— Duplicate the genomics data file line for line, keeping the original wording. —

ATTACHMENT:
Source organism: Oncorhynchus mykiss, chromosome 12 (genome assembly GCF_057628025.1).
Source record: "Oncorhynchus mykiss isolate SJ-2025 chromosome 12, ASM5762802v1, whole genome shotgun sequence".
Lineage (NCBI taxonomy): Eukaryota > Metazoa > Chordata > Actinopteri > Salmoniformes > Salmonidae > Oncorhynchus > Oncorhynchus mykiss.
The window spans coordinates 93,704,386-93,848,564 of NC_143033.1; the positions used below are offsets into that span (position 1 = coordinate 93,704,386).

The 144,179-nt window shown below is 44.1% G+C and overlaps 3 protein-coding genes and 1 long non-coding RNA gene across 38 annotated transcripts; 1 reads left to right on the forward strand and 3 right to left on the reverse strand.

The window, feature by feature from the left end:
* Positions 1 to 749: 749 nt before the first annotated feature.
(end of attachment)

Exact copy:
Source organism: Oncorhynchus mykiss, chromosome 12 (genome assembly GCF_057628025.1).
Source record: "Oncorhynchus mykiss isolate SJ-2025 chromosome 12, ASM5762802v1, whole genome shotgun sequence".
Lineage (NCBI taxonomy): Eukaryota > Metazoa > Chordata > Actinopteri > Salmoniformes > Salmonidae > Oncorhynchus > Oncorhynchus mykiss.
The window spans coordinates 93,704,386-93,848,564 of NC_143033.1; the positions used below are offsets into that span (position 1 = coordinate 93,704,386).

The 144,179-nt window shown below is 44.1% G+C and overlaps 3 protein-coding genes and 1 long non-coding RNA gene across 38 annotated transcripts; 1 reads left to right on the forward strand and 3 right to left on the reverse strand.

The window, feature by feature from the left end:
* Positions 1 to 749: 749 nt before the first annotated feature.